Category : Defence
Author: Thomas Manch

ANALYSIS: The AUKUS partnership has New Zealand’s only formal defence ally, Australia, turning nuclear-powered. And it has highlighted a sizeable difference in military might.

Australia, with the AUKUS defence pact announced on Thursday, has thrown its chips in with the United States and United Kingdom, promising to acquire at least six nuclear-powered submarines and pile up missiles in the face of an increasingly strident China.

New Zealand was never a realistic contender for such a nuclear-powered pact, given its longstanding anti-nuclear stance. And countries and militaries of New Zealand’s size simply can’t play in the submarine leagues; acquiring such a vessel for the naval fleet was deemed “fanciful” when considered in the 1980s.

However, experts in the New Zealand’s military capabilities say the AUKUS pact will put the pressure on the New Zealand Government to commit to an important military asset: new naval frigates.

The Australian HMAS Dechaineux submarine enters Auckland harbour in 2016. The next fleet of Australian submarines, which are expected to be nuclear-powered, will not be permitted in New Zealand’s waters.

"It's certain that Australia, at least, will be saying, 'Well you're a military ally of ours, what are you gonna do?'” former defence minister Wayne Mapp said

“When you are in a military alliance, it has obligations as well as advantages. There's no bucking that fact, and we can't hide behind the nuclear-free thing and say, 'Oh that answers everything'. It doesn't.”

Australia already has a fleet of six diesel-electric submarines, most of which are more than 20 years old, and was planning to replace them with conventionally powered submarines built by France.

US President Joe Biden, joined virtually by Australian Prime Minister Scott Morrison, right on screen, and British Prime Minister Boris Johnson, announce the new AUKUS defence pact on Thrusday.

But, in tearing up the French contract and choosing nuclear submarines, Victoria University professor of strategic studies Robert Ayson said Australia would gain “formidable fighting machines” that were quiet, could stay underwater “pretty much indefinitely”, and could travel further.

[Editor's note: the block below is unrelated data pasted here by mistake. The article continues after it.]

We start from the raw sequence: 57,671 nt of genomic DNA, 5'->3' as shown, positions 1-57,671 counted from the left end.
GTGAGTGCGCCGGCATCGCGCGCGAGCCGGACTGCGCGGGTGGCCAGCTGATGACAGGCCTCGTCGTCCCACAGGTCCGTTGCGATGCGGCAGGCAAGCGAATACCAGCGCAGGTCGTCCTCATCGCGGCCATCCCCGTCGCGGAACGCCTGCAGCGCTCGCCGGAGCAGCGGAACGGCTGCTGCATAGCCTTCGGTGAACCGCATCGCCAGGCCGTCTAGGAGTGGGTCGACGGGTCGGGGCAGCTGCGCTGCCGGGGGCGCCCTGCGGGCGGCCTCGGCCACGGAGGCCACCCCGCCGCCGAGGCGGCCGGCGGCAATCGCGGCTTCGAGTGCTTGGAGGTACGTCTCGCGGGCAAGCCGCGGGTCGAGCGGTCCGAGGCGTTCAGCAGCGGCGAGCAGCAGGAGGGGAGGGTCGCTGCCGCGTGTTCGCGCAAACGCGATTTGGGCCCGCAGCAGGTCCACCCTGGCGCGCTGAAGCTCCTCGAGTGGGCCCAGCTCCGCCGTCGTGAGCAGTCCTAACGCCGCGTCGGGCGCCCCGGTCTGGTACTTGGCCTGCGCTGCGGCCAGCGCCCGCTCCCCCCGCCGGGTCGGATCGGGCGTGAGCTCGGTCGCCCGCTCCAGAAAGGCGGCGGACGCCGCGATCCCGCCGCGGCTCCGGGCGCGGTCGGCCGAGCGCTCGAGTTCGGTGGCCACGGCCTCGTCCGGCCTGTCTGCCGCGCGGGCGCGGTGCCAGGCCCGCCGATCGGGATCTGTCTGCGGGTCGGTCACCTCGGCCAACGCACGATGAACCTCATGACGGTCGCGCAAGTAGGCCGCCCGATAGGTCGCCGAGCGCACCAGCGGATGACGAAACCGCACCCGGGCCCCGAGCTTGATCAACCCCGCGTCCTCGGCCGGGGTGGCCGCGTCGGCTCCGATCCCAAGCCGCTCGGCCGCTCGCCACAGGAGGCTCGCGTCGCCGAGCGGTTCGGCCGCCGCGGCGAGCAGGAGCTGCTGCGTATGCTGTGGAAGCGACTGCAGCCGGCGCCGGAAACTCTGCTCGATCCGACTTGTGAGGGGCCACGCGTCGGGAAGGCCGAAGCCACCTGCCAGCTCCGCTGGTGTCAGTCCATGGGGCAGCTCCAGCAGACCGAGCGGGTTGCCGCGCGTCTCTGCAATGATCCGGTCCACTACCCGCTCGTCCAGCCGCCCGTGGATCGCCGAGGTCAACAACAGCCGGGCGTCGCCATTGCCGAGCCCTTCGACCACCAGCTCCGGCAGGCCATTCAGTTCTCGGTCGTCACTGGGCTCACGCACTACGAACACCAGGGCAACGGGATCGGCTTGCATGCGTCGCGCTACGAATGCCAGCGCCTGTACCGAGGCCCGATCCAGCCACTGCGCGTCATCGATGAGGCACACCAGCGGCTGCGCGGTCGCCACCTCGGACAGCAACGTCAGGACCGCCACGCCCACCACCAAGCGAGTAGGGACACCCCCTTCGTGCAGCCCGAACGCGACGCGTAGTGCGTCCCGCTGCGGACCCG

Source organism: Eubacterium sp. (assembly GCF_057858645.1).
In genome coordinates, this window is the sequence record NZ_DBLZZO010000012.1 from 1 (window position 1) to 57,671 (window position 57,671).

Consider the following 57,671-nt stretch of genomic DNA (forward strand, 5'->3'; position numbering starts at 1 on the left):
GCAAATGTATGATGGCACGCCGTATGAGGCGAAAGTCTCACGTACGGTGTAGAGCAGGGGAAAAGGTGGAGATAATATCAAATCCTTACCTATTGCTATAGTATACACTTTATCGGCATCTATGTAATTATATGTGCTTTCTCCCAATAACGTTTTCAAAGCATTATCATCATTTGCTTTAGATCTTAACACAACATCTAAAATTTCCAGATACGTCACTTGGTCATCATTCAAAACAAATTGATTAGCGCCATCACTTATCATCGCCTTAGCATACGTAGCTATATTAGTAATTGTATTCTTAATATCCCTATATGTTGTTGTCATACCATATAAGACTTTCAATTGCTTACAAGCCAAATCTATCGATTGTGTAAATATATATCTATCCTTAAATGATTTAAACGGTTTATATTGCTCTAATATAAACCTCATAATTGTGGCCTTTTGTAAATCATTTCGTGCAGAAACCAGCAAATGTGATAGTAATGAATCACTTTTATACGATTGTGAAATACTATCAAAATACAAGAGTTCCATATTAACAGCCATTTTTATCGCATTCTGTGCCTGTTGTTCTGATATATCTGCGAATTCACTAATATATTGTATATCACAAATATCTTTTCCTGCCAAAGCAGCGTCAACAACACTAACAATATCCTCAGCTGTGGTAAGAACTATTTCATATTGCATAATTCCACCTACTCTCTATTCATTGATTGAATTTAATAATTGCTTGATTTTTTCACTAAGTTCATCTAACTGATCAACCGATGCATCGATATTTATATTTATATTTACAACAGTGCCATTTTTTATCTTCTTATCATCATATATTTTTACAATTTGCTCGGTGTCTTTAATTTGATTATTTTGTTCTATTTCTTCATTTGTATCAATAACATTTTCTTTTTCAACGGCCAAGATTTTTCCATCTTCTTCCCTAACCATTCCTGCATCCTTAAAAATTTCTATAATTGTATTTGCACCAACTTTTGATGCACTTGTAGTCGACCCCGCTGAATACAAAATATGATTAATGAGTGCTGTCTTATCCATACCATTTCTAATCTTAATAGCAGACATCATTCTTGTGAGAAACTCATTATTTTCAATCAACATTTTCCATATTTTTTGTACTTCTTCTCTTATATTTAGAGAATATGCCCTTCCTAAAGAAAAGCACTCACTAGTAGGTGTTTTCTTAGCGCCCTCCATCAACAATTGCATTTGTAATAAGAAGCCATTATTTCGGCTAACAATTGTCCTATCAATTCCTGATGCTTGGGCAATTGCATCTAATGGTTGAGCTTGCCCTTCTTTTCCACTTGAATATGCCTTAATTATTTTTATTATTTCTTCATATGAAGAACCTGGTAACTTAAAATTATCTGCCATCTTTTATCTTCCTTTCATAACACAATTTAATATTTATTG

“Australia seems to be aiming more for that projection further north scenario ... This is about deterring, or making it very difficult, for China to met its strategic objectives.”

Imagine a scenario, Ayson said, in which China was trying to get beyond the chain of islands which border its seas, and threaten the US’ naval assets.

“You’re trying to prevent China from breaking out. One way you can try and do that is raise doubts in China’s mind that, if it does send its own submarines and its surface vessels, they don’t know when the attack might come.

“It’s quite possible that sitting there quietly is a pretty potent deliverer of strike.”


New Zealand was simply unlikely to get involved in such long-range strike capabilities, he said. But purchasing submarines was considered in the 1980s.

"What we decided is that there would be advantages to New Zealand having submarines, but if we pursued submarines that would be the only thing we could have in our defence force, because for us so costly to develop.

"Think of how much it would cost to train and prepare submariners. We're no longer doing that for fighter pilots.”

Instead, Australia’s commitment would likely mean New Zealand returns to a debate about whether it needs to replace its two frigates, HMNZS Te Mana and Te Kaha of the Anzac class.

"Apart from those, and the P-8s [maritime patrol airplanes], there’s not an awful lot which we can throw into these East Asian maritime conflict zones.”

Mapp, who was defence minister from 2008 to 2011, said defence assessments in the past decade made clear the frigates were one of the three “critical” pieces of military hardware that needed upgrading.

“This particular [AUKUS] announcement will put quite a bit of pressure on the New Zealand Government to make it clear how they're going to replace the Anzac frigates, because they can't wish that decision away.”

Former Defence Minister Wayne Mapp.

The prior Labour-coalition Government had committed to replacements for the Orion surveillance aircraft with four P-8 Poseidons at a cost of nearly $2.5 billion, and replacing the ageing C130 Hercules with five new planes of the same model for $1.5b.

The frigates are undergoing upgrades that would extend their use into the 2030s. But, Mapp said, it could take a decade to replace the vessels.

“We all knew that the top one of those three would in fact be the frigates. We always knew the frigate question would be the tough question.”

The Australians are buying nine new “Hunter class” frigates to replace its fleet of eight Anzac class frigates, which were jointly acquired with New Zealand’s current frigates.

The United Kingdom and Canada were also acquiring the same type of warships for their navies and, Mapp said, New Zealand could do the same.

“There’s a hell of a lot of logic to that, isn’t there?”

He said the current Labour Government, which has a majority in Parliament and is currently re-evaluating the goverment’s defence capability plan, might be advised to commit to the frigates now, as such a decision may be more difficult in any future coalition government.

The Green Party, a possible future coalition partner, has made clear it has reservations about replacing the frigates.

As for submarines, that was simply “a league we can’t play in”.

“There was discussion 40 years ago about it, but it was seen as fanciful and never seriously progressed,” Mapp said.

Note from Nighthawk.NZ:

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